Joseph Evans
Joseph Evans

Web Developer

Blogger

Entrepreneur

Mentor

Joseph Evans

Web Developer

Blogger

Entrepreneur

Mentor

Blog Post

TypeScript Storing Files

July 6, 2019 hack-it, JavaScript, TypeScript, UI, UX
TypeScript Storing Files

Unlike my previous articles, this one will be covering a new style of articles, what I’d like to call a ‘hack-it article‘ and in this article I’ll be going over how you can persist a JavaScript file object to some HTML5 storage. Whether you use local storage or session storage, that’s up to you, the logic used is practically the same.

So, let’s begin, in order to understand entirely what’s going on here, you need to have a relatively basic understanding of modern day JavaScript, including RxJS, promises, arrow functions, TypeScript & all the other good stuff. So, let’s begin by going over why I initially created this script, it was actually work related, I wanted to mimic an existing application that uses JSF & I wanted to see how challenging it was to convert it to Angular. As it turns out, if you’re familiar with JavaScript & Primefaces, it’s incredibly easy, a breeze even. One of the features in this app includes a lot of stateful scenarios, one of those being uploading files to be stored in the session object, so, to replicate this, I tried to store the files into the session storage object.

The solution is simple, very simple, so, without further ado, let’s see some code, to keep things simple, I initially created a class called FileStore, all this class really needed in my opinion was two methods, one to simply store the files, another to simply retrieve the files, that’s it. I decided, since I was using Angular, what an appropriate time to take advantage of RxJS. So, to give you the solution, here you go;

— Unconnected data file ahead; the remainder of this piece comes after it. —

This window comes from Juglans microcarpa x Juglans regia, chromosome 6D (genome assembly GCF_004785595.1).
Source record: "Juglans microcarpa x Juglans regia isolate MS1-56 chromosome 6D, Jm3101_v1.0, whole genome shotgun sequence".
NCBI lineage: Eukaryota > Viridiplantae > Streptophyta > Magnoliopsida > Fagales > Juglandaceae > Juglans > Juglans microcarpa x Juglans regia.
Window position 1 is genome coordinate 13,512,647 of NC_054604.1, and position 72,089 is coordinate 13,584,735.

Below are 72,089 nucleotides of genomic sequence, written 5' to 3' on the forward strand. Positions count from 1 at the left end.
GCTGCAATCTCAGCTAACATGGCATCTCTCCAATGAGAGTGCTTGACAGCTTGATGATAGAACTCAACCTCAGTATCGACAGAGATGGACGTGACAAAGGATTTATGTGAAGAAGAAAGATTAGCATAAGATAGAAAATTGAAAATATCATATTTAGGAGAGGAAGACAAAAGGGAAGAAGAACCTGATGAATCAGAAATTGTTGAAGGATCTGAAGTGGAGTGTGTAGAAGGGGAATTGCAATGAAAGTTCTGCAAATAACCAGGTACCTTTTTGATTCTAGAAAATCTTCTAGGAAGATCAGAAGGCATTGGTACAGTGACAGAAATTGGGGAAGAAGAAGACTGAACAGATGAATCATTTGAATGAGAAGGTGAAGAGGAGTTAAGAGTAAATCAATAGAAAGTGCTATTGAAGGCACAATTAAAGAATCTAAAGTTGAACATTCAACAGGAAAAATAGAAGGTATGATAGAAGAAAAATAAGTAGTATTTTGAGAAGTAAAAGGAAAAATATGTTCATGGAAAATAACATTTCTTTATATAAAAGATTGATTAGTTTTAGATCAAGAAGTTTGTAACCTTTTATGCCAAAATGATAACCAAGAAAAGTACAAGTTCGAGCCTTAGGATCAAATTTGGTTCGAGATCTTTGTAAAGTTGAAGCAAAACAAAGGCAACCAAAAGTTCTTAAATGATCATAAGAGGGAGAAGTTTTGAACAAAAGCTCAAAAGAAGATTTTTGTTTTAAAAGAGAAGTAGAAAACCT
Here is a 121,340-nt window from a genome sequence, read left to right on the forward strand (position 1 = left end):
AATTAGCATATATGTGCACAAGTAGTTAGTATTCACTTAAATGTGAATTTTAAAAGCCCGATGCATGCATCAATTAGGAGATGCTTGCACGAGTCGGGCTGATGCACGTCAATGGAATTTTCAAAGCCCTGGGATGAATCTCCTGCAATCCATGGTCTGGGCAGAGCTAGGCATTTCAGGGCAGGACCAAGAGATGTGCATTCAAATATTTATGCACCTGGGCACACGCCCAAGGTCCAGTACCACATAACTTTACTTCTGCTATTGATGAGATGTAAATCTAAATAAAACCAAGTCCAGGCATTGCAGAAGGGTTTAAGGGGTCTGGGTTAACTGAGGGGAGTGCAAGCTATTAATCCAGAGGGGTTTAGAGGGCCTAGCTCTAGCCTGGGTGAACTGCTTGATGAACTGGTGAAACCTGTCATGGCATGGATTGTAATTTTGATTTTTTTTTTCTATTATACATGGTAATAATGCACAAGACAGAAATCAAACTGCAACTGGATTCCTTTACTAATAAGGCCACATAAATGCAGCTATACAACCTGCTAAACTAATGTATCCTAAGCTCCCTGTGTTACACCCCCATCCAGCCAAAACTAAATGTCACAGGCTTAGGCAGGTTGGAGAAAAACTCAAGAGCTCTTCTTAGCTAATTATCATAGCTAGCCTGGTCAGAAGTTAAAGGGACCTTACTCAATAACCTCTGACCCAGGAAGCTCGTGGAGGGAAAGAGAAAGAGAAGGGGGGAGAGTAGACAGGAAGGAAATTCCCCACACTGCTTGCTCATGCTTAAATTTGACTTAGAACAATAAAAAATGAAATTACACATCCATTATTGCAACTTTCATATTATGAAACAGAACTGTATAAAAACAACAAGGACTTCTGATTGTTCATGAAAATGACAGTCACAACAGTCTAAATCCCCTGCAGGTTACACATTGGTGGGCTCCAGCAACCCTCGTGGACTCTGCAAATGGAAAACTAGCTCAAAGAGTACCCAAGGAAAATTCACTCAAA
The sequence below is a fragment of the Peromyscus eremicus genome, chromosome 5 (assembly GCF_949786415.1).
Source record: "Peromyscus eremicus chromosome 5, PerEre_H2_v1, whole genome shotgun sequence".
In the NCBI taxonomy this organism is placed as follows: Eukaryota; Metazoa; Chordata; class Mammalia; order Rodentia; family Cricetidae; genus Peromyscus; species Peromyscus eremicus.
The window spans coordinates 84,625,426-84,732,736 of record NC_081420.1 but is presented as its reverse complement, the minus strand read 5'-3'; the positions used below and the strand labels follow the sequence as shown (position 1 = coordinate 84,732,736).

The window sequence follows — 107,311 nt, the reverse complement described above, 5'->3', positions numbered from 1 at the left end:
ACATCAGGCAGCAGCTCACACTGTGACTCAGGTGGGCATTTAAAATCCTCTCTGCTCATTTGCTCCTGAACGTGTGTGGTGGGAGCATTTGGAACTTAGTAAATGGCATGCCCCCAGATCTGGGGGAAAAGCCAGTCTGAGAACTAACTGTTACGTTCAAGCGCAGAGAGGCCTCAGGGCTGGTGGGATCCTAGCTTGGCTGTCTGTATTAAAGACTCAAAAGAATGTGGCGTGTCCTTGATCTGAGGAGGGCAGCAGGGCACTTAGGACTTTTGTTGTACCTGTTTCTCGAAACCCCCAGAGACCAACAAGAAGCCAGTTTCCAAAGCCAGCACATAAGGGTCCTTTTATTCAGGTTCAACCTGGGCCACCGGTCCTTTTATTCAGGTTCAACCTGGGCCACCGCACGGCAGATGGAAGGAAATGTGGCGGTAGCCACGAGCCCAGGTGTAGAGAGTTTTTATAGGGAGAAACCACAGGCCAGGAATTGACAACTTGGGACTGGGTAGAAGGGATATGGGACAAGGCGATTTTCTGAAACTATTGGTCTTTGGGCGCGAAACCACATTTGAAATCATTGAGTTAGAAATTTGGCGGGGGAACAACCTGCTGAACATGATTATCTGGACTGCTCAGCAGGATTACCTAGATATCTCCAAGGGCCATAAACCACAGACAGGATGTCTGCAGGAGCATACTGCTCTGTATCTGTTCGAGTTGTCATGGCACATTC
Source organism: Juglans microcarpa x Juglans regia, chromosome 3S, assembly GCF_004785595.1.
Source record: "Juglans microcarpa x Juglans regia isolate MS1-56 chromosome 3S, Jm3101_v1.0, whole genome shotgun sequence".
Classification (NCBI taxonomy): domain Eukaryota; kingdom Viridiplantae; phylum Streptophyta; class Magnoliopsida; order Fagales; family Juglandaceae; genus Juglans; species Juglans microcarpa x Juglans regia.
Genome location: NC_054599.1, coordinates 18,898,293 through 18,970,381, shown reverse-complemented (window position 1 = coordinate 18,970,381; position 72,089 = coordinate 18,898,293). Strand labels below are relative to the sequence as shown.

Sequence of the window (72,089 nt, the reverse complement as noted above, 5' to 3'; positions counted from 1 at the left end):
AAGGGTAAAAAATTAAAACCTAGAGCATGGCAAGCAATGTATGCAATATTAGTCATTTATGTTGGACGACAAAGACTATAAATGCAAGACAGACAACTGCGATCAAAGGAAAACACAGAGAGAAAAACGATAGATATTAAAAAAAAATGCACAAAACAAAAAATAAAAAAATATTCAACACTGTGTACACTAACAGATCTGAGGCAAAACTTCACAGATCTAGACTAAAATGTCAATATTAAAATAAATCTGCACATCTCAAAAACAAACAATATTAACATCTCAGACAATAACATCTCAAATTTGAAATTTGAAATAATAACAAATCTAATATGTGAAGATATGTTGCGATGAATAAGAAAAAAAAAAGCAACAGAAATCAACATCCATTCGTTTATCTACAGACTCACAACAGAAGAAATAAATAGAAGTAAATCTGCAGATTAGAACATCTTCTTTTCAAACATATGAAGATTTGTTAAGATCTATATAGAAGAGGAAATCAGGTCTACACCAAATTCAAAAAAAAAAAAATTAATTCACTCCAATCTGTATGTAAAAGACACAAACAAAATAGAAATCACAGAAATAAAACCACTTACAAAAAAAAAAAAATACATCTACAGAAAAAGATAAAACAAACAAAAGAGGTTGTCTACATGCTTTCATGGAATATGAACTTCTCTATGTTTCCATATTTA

To walk you through the code, it’s quite simple really, in order to store the file object(s) to HTML5 storage, all that’s really going on consists of converting these file objects to the custom POJO called BasicFileInformation. But in order to do this, we must take advantage of the FileReader API, by making use of the FileReader, we’re able to read the contents of the file as a data URL. But the only form of challenge here is that in order to do this, the FileReader’s method to do this is asynchronous, hence why I thought it suitable to take advantage of the observable that RxJS so kindly provides us. Once all of the files have been processed, the idea is to have your state management code elsewhere, there you can subscribe to this sotreFiles method & carry on like so. As I was using Angular, I wanted a nice way to load the files from HTML5 storage, hence the creation of the loadFiles method.

In the loadFiles method, again, very simple stuff, all that we’re doing here is essentially loading the file data by using the fetch API. Due to the fact that this is essentially an ajax request, that’s right, more asynchronous code, so, to keep things nice & consistent, I decided to return another observable object.

Conclusion

This may not be the best solution to persist files to HTML5 storage, however, it’s very simple, very lightweight & it’s incredibly easy to use. If you’re familiar with Angular, you should be able to make use/sense of this code without even having to think about it. In my personal opinion, it’s so simple that even without a great deal of knowledge about the current JavaScript ecosystem, a competent developer should be able to make sense of it to some extent or another.

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